By Kshana Sawant for Counterpunch. Hundreds of thousands of people have already poured into the streets since November 8th. On the night of the election result, my organization, Socialist Alternative began to organize protests around the country for the next day. Hundreds of thousands of people have already poured into the streets since November 8th. On the night of the election result, my organization, Socialist Alternative began to organize protests around the country for the next day. More than 50,000 answered that call: in Seattle, New York, Boston, Philadelphia, and Oakland. Many more protests have followed, as well as dozens of student walkouts, including 5,000 Seattle students on Monday alone. Our movement will need to be independent of both major political parties. The Democratic Party cannot be relied on to stop Trump, anymore now than during the election. And to truly defeat the right, we will need to build our own mass party – a party of, by and for the 99% – completely free of corporate cash and corporate influence. We have a historic responsibility to fight back against this administration. On January 20th and 21st, activists will be organizing protests and student walkouts across the country. Hundreds of thousands will gather for the Women’s March on Washington DC and to “Occupy Inauguration,” to send a message to the new president that there is no space whatsoever for his bigoted agenda in America.
By Mike “Mish” Shedlock for Mish Talks – President Obama made a foolish decision to not welcome China in the formation of the Trans-Pacific Partnership (TPP). It was ludicrous for Obama to leave China out of things. China is the second biggest economy in the world, third if you treat the EU as a block. Had China been in the deal all along, we may not have seen the ludicrous provision that allowed companies to sue governments. That provision was one of the key reasons the deal failed.
By Mark Hand for DC Media Group. Protesters converged on downtown Washington, DC, again on Nov. 14, but this time it wasn’t all about the election of Donald Trump as president. Many came to the nation’s capital to celebrate the defeat of the Trans-Pacific Partnership (TPP), although some fear Trump could backtrack on his campaign promise to oppose the regional trade deal. As part of the day of action, protesters blocked I-395 in D.C. for more than 30 minutes with an enormous banner which read, “Stop Trumpism.” The protesters maintained the protest action was not an endorsement of Democratic Party candidate Hillary Clinton. One of the day’s goals was to empower people disillusioned with the two-party political system, including Bernie Sanders supporters, by providing them with examples of activism beyond the ballot box, said Veronica Murray, a Massachusetts resident, who was one of the activists who blocked the freeway with the “Stop Trumpism” sign.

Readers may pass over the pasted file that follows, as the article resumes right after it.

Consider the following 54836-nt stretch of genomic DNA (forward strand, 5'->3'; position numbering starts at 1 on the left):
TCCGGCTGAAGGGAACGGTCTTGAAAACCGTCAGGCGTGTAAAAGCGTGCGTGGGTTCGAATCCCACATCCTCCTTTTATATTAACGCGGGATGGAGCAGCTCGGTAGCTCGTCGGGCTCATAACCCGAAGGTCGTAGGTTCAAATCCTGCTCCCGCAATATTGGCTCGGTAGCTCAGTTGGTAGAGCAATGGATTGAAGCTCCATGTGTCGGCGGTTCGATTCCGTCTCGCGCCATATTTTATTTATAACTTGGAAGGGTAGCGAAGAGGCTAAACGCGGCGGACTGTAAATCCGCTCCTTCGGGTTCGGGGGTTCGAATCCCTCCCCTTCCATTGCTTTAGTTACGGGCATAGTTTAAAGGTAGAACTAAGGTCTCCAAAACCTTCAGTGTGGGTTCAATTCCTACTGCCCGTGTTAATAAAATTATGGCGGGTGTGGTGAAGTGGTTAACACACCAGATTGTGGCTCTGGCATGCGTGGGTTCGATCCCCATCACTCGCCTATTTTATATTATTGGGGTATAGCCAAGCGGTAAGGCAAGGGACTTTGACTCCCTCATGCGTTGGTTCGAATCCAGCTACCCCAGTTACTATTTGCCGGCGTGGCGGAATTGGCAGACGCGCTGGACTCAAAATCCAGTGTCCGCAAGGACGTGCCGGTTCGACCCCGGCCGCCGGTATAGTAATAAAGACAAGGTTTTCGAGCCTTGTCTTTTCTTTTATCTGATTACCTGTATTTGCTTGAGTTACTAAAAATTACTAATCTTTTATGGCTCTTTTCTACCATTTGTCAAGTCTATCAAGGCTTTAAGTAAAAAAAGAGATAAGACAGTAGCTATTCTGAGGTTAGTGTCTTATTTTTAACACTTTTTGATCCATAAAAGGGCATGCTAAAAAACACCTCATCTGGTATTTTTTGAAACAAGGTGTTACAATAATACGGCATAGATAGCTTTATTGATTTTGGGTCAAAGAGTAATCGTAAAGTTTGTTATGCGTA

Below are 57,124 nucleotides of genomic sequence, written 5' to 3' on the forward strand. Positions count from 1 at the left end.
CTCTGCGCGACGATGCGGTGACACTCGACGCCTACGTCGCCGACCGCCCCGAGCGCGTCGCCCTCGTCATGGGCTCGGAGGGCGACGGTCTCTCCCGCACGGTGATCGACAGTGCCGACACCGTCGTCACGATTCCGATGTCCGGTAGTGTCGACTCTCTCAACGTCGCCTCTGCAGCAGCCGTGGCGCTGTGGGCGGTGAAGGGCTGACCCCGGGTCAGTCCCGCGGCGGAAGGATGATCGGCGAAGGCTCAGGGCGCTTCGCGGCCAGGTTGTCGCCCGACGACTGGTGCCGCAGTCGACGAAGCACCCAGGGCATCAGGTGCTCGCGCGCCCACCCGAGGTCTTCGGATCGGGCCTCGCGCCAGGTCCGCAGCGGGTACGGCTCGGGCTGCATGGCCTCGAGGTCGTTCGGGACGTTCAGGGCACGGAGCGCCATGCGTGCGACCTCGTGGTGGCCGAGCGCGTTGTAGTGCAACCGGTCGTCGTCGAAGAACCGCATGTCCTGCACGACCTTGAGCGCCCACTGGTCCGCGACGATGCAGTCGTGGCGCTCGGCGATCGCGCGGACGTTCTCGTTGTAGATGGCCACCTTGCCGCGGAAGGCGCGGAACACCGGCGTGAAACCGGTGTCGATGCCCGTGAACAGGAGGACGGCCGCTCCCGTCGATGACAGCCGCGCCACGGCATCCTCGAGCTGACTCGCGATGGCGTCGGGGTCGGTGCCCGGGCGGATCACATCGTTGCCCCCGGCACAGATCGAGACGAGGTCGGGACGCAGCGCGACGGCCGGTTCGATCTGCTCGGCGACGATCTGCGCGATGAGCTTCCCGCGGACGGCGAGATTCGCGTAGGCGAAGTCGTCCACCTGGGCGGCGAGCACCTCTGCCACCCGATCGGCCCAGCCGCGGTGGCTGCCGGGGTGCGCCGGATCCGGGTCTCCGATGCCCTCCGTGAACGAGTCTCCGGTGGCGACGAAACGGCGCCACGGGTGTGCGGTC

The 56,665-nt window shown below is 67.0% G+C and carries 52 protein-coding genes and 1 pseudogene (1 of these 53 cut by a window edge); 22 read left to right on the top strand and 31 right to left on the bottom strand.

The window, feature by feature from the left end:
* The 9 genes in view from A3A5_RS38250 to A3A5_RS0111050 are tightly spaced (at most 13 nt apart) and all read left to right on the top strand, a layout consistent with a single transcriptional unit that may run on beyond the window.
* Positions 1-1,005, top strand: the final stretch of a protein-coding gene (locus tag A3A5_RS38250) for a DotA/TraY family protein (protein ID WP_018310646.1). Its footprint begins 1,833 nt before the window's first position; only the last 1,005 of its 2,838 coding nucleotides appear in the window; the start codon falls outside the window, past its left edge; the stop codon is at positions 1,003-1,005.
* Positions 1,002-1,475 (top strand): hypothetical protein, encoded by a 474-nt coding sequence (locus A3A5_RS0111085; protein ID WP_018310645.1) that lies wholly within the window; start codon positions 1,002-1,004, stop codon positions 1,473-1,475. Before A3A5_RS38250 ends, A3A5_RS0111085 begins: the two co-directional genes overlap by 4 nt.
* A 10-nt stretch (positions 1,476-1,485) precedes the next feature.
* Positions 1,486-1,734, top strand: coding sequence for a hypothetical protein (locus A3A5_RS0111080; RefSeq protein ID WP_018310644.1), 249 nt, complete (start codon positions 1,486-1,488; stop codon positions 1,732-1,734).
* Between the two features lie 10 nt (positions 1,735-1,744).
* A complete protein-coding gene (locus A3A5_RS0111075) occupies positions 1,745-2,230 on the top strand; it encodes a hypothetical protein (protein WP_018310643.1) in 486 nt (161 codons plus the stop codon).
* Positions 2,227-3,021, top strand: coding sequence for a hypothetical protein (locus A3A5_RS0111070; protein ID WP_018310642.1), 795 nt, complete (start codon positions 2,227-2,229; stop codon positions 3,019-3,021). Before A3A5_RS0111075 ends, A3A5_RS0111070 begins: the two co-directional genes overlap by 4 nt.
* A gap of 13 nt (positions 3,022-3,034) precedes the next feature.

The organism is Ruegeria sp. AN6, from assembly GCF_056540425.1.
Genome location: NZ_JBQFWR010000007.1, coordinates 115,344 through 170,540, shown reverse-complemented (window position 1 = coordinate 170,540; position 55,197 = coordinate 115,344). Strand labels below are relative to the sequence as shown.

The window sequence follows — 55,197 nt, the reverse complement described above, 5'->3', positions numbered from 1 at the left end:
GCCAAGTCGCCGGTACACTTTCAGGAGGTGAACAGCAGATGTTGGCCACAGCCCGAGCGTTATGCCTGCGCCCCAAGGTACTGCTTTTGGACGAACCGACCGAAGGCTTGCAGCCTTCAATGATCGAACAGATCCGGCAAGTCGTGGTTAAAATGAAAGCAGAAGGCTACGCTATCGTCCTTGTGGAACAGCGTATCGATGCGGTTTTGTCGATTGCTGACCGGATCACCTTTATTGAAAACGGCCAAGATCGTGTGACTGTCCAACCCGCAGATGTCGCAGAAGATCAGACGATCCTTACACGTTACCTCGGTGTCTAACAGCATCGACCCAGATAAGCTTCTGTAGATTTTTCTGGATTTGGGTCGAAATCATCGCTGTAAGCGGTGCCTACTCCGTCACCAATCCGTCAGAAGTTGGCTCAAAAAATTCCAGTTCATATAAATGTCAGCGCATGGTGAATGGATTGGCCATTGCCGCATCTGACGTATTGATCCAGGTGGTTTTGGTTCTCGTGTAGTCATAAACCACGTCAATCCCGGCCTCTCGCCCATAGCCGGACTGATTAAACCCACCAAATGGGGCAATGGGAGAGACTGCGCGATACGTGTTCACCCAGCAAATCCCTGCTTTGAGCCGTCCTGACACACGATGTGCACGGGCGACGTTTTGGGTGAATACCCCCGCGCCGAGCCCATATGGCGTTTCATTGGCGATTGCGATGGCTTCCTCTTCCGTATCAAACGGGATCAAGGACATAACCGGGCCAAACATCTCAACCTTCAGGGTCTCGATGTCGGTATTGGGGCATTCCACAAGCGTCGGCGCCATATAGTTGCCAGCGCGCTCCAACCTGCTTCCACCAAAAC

By Andrea Germanos for Common Dreams. The defeat of the TPP was due to a multi-year campaign by a broad coalition of movements. No matter who was elected president, the TPP was on its way to defeat in the lame duck. Both Paul Ryan and Mitch McConnell have been saying for months that the votes were not there to ratify it. The corporate media is not giving credit to the movement — do they ever? — and are claiming it was because of Trump’s election. Those who have followed the TPP for the last five years know the reality — people power defeated corporate power. Of course, that is not a message the corporate media wants people to know. See The TPP Is Dead: The People Defeat Transnational Corporate Power. Today we are at an action camp making preparations for protests that will begin tomorrow to celebrate the people powered victory and build on it. The first protest begins at 11:00 AM at Freedom Plaza and the second across from the US Supreme Court at 5:3- PM. Join us.
By Arthur Stamoulis for Medium – If you read the headlines, Donald Trump’s election has killed the Trans-Pacific Partnership (TPP). The headlines have it wrong. Donald Trump didn’t kill the TPP. Assuming we see the fight through to the bitter end, it’s the cross-border, cross-sector, progressive “movement of movements” that will have defeated the TPP. While overshadowed by the horror of Trump’s election, this victory will be one of the biggest wins against concentrated corporate power in our lifetimes, and it holds lessons we should internalize as we steel ourselves for the many challenges we face heading into the Trump years.
By Vicki Needham for the Hill. The Obama administration’s won’t pursue passage of its signature Pacific Rim trade deal, dealing a major blow to President Obama’s legacy. Any hope of passing the sweeping 12-nation Trans-Pacific Partnership (TPP) quickly faded after Donald Trump’s surprise victory on Tuesday and pronouncements by congressional leaders that the pact would not be considered during the lame-duck session. Trump and Democrat Hillary Clinton each opposed the agreement during their campaigns, endangering the already slim chances that Congress would cobble together enough support to pass the historic agreement before the end of Obama’s presidency. The long-shot trade agreement faced widespread Democratic opposition on Capitol Hill and the environment for passing the deal only grew more toxic during the presidential campaigns.